If you want to become a homeowner and you serve or have served in the U.S. military, a Veterans Affairs (VA) loan can be an excellent option. Not only do VA loans have easier qualification requirements than most other types of mortgages, but you can potentially get a VA loan with no money down and no mortgage insurance.
Here’s a quick introductory guide to VA loans, including eligibility, benefits, drawbacks, and the application process, to help you determine whether a VA loan could be the best option for you.
What is a VA mortgage?
The VA mortgage is a type of home loan available to veterans and active service members and their spouses (we’ll get into the specific eligibility requirements in a bit). It was created at the end of World War II to help returning soldiers buy homes. Many of them didn’t have any money for a down payment or an established credit history.
Let’s clear up one common misconception: When you get a VA mortgage, the Department of Veterans Affairs doesn’t actually loan you money. The VA simply backs your mortgage. That mortgage is originated by a private lender, like a bank.
If you don’t make your loan payments, the VA will repay the loan. This is why VA mortgages generally aren't too risky to a lender and have favorable interest rates and down payment requirements.
The eligibility requirements for VA mortgages
There are a few requirements for VA mortgages. For our purposes, we’ll separate them into three groups -- service qualifications, personal qualifications, and the price of the home you want to buy.
You can meet the military service qualifications in several ways. As long as one of the following applies, you can be eligible for a VA loan:
- 90 consecutive days of active service during wartime.
- 181 days of active service during peacetime.
- 6 years of service in the National Guard or Reserves.
- Your spouse died in the line of duty or because of a service-related disability.
If you meet one or more of these requirements, you can obtain a Certificate of Eligibility (COE) for a VA loan. You don’t necessarily need to get the certificate before you apply for a loan, and your lender should be able to instantly request it electronically.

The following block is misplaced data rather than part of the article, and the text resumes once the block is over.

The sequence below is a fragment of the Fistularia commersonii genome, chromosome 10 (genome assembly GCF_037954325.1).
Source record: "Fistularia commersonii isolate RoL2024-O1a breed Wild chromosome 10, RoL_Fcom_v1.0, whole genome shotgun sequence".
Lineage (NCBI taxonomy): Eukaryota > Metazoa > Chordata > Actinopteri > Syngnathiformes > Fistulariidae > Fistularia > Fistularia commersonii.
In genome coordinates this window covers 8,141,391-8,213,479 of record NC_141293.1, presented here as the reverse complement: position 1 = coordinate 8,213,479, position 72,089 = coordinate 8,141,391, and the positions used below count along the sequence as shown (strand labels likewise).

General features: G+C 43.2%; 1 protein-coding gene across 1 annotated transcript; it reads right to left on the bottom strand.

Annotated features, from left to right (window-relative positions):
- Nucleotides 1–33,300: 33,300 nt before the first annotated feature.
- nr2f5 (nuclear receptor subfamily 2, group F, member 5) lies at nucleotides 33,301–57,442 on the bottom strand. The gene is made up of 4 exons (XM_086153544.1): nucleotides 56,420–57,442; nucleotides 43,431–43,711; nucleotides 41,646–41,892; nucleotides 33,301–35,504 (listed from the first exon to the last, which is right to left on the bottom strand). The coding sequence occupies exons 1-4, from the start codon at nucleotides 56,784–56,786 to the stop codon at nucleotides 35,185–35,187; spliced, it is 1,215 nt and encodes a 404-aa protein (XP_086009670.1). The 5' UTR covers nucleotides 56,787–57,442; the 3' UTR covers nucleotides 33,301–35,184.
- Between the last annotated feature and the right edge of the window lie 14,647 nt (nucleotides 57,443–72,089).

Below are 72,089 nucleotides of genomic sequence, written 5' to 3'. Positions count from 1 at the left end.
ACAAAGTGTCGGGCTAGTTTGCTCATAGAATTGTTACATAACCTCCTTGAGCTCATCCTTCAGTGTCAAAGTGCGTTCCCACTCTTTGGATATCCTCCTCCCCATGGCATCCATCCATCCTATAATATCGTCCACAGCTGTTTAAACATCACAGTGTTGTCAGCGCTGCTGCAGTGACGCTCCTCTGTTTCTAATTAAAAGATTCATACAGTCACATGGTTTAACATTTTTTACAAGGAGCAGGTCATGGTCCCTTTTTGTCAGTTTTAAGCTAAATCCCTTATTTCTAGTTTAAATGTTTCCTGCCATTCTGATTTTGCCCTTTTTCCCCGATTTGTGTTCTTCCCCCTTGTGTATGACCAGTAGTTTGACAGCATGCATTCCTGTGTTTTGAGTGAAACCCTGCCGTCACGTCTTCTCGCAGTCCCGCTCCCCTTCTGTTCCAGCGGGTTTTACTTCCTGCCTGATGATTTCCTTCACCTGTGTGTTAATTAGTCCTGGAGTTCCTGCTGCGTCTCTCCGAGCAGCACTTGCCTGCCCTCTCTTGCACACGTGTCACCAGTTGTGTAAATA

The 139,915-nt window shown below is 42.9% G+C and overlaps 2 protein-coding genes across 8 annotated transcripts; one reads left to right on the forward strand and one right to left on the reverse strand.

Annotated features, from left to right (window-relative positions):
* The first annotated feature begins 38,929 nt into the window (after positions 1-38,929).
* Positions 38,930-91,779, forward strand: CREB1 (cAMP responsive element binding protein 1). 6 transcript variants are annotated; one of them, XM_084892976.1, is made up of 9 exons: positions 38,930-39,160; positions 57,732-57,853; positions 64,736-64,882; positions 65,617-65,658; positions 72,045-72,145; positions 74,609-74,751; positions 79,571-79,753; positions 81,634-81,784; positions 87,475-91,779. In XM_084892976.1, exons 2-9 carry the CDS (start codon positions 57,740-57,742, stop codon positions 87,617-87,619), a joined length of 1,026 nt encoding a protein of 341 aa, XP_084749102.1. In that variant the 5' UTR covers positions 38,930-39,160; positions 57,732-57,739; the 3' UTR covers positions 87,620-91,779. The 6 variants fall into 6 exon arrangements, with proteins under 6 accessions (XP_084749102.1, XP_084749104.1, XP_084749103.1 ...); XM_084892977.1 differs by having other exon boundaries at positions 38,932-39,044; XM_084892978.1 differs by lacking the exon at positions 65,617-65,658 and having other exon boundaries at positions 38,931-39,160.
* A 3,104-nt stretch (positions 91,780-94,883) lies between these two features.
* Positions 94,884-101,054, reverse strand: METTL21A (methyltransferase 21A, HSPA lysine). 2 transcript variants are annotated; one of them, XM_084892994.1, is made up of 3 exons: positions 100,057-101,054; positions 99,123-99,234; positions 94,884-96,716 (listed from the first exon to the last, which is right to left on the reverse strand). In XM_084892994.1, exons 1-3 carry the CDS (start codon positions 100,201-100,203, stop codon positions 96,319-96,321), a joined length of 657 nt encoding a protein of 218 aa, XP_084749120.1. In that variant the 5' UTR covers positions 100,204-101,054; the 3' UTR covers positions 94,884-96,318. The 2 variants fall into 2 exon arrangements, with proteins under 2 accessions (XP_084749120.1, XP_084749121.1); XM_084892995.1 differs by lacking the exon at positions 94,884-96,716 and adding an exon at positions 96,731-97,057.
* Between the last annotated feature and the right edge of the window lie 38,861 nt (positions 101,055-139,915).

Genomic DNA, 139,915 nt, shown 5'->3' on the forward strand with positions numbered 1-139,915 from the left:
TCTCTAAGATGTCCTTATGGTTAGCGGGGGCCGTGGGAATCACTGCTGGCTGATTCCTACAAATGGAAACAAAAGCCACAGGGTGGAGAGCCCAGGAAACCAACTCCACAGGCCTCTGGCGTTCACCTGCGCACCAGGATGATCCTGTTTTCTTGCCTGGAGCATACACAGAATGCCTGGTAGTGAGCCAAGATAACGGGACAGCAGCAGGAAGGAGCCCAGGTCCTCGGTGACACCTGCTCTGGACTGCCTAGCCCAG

Personal qualifications come down to your credit score and debt-to-income (DTI) ratio. These can vary from lender to lender.
Most lenders want a minimum FICO Score of 620, which is in the realm of "fair credit." As far as debt-to-income, Quicken Loans advises borrowers to have a DTI ratio of 60% or less, including the new mortgage payment. This is significantly higher than conventional lenders will consider -- the general maximum DTI is 45% of pre-tax income.
Besides personal qualifications, the loan must conform to the VA loan limit. For 2019, the limit for a VA mortgage is $484,350 in most parts of the country, but there are higher loan limits in certain high-cost areas.
You can use a VA loan when buying a more expensive home, but you’ll need to come up with the difference as a down payment. In other words, it’s possible to buy a $500,000 home with a maxed-out VA loan and $15,650 down.
Advantages of VA mortgages
The biggest advantage of a VA mortgage is its down payment requirements. Borrowers who qualify don’t have to put any money down at all. There are few 0% down mortgage programs anymore, so this is a big draw for eligible borrowers.
To make the low-down-payment characteristic even more appealing, VA loans have no private mortgage insurance (PMI) requirements whatsoever. Homebuyers who put less than 20% down typically have to pay for mortgage insurance to protect their lender if the buyer can’t pay back the loan. PMI is typically the biggest disadvantage of low-down-payment conventional and FHA loans, so this is a big differentiator.
And, as mentioned previously, VA loans have easier qualification standards when it comes to credit history than other major loan types. More lenient debt-to-income requirements help, too.